Perhaps because of her joyous, open nature, I was surprised to learn that only a year after her sex change operation that she had regretted her choice and attempted suicide. She was staying at Nan Goldin’s loft on the Bowery at the time, and after she recovered she moved to a sunny walk-up on East 4th Street. The year was 1980, and the East Village art scene was just taking off. Goldin’s many photographs of Greer, made around that time, helped to cement both of their careers, and provided the decade with some of its most haunting images of desire, isolation and self-deception.
In 1981 Lankton was featured in the seminal "New York/New Wave" exhibition at P.S.1 in Long Island City. She also began showing her work at Civilian Warfare in the East Village, the gallery started by Dean Savard in his ground floor studio apartment. At that time she was making terrifying little burnt dolls locked in tiny wire cages, sculptures of erect penises, belly button casts and a family of hideous trolls. She also made and wore a life-sized fat-body suit that she photographed herself in, perhaps in response to the feminine softening of her once-masculine muscle tone.
Paul and I attended her second solo show at Civilian’s spacious new digs on Avenue B. Packed with admiring fans, the opening was a great success, and is widely remembered as one of the era’s best. Greer glowed in the spotlight; she had true star appeal. The show featured her elaborate cloth sculptures of sideshow freaks and a toddler-sized hermaphrodite giving birth to twins. Another work, a favorite of mine, was an emaciated, near-life-sized figure titled Sissy Boy.
Greer’s dolls reflect her unique, isolated vantage point on both sexes, and her exploration of gender, outcasts and norms of beauty meshed perfectly with art world trends. As I look back now, this 1985 show was probably the high point for both Greer and the East Village.
While her public life soared, her private relationships were a constant source of heartbreak. Greer "passed" quite well, and guys were always interested. They’d date and start having sex, and then at some point she’d feel compelled to tell the whole truth, and the affair would end -- sometimes violently.
Eventually, she and my business partner Paul began dating. He was bisexual and, like Greer, he loved ornate esthetics and had an eating disorder. They quickly became inseparable, and she moved into his apartment and started working in our shop. Her next solo featured a number of portrait dolls, including one of her and Paul in bed (a la Yoko and John). Greer and Paul married in 1987. Terri Toye was the bridesmaid, Goldin took the wedding photos, and Greer’s father was the minister.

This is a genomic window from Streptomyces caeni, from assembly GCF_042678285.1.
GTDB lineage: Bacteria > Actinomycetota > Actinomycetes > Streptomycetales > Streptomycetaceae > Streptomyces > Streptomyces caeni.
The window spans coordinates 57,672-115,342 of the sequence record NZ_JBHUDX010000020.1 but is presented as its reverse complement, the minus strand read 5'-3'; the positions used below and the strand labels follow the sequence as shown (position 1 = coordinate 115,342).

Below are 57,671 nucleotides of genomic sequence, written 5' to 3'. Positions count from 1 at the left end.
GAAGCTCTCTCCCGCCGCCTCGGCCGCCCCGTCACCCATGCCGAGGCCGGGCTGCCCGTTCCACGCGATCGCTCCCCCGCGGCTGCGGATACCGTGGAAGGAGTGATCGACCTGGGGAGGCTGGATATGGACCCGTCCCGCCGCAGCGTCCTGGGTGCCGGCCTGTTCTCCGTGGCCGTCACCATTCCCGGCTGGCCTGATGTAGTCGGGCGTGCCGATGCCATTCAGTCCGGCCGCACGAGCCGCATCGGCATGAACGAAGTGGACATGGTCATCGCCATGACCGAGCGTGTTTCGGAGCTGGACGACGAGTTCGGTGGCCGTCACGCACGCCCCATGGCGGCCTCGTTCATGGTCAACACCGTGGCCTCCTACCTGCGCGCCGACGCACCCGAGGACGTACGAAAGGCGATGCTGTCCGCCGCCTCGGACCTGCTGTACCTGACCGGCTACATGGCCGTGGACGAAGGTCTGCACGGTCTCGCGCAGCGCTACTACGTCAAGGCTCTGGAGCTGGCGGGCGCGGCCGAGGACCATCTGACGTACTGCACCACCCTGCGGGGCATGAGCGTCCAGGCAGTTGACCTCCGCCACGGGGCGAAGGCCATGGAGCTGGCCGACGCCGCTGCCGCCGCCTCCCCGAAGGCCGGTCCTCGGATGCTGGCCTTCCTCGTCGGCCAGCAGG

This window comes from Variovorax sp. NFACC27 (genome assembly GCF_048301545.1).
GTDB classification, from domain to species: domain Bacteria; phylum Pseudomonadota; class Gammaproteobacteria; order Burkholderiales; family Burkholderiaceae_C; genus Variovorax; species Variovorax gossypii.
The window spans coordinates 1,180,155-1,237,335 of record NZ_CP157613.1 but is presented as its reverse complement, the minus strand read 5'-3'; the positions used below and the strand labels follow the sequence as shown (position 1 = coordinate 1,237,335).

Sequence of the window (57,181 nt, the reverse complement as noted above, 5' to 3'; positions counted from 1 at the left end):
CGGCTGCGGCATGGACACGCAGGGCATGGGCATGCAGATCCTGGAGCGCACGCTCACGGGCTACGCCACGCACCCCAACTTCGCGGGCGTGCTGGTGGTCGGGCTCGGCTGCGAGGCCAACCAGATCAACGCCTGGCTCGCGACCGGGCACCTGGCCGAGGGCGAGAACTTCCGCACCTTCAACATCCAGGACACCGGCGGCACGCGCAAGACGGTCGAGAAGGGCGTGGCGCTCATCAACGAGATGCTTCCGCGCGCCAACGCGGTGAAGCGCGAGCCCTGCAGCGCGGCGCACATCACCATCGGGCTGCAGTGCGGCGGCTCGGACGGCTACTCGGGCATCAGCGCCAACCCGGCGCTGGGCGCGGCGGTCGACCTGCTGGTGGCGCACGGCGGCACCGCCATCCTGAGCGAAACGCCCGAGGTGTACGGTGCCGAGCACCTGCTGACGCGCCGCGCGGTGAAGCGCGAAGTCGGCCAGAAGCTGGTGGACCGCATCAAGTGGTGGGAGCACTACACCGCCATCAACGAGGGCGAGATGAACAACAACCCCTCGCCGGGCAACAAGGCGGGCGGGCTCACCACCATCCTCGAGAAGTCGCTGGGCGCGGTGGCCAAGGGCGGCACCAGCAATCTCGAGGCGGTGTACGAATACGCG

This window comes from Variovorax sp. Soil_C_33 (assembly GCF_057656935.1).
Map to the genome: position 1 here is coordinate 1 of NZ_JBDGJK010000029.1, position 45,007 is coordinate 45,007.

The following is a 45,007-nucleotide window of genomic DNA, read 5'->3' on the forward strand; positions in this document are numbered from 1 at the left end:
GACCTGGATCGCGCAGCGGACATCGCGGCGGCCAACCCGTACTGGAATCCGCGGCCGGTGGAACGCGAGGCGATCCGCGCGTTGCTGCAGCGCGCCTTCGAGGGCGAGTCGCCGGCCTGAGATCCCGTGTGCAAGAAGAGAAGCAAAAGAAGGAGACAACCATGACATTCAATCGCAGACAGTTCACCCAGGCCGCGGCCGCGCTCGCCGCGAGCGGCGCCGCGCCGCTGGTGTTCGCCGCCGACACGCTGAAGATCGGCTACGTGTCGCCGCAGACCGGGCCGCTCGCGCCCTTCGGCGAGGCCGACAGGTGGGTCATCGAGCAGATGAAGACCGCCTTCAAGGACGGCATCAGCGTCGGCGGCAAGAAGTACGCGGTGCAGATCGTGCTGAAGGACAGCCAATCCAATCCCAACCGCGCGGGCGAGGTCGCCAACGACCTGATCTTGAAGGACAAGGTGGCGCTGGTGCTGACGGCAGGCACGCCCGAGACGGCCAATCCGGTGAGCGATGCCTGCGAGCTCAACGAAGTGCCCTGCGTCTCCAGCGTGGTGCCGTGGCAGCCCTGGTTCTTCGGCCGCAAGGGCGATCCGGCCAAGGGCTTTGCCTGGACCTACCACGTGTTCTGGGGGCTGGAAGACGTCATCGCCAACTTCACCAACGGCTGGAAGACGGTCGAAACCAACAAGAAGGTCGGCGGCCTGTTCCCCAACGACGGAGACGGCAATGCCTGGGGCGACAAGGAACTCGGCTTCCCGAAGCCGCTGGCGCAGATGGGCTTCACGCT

Earlier that year, I’d left my East Village life behind and returned to work in the "real world," getting a job in the fashion industry. The art zeitgeist of the early 1980s, which had begun with so much promise, was over. Death had claimed many East Village artists and art dealers, and others were moving on up and out to SoHo. When Civilian Warfare closed, Greer began selling commissioned portrait dolls out of Einstein’s. One depicted Diana Vreeland, then head of the Costume Institute at the Metropolitan Museum of Art.
I ran into Greer again in the early ‘90s and we shared a cup of tea, while she filled me in on the years I’d missed. It wasn’t a happy story -- she and Paul had become abusive drug addicts, her career had tanked, and they’d divorced. Not long after our meeting, Greer moved back to Chicago to clean up and start over. We communicated by phone for a while, but finally lost touch.
Then, suddenly Greer’s art was back in the limelight, when her work was included in the 1995 Whitney Biennial and Venice Biennale, and plans for her installation at the Mattress Factory began to take shape. The show was organized by Margery King, a visiting curator, who with Mattress Factory curator Michael Olijnyk went to Chicago to see Lankton. They were both amazed and appalled by what they found. Her apartment was a creative disaster site. Greer’s figures, half hidden in the chaos, reminded King of Northern Renaissance sculptures. Together they decided to recreate an idealized replica of her studio, and so with boxes of stuff in tow, Lankton was flown to Pittsburgh to oversee the installation process.
Looking back now I imagine the weeks that led up to the Mattress Factory opening must have been some of her happiest; working on her largest installation to date, money in her pocket and surrounded by an admiring staff. She was sick from continued drug use, and down to 90 pounds, but the curators told me how impressed they were by her dry wit, creative process and work ethic. Her old friend David, who accompanied her to the opening, felt she must have known the end was near.
At the same time, back in New York, Goldin opened her retrospective at the Whitney Museum of Art. She chose a photograph featuring Greer as her exhibition poster; it was plastered all across the city. And so, Greer died as she had lived, an inspiring muse and gifted artist who stimulated the art world with her crafted conceptualism and explicit, unapologetic humanity.
The Mattress Factory is mounting a permanent display of Lankton’s It’s about Me. . . Not You installation in the summer of 2007. Her dolls, doll photography, and sculptured body parts will live on as unique objects in their own right, as reflections of Lankton’s life, and as examples of the East Village era in which they were created.
JULIA MORTON is a New York-based curator and writer on the visual arts. Her first book, Amalgam: Kent Williams, was published in 2006.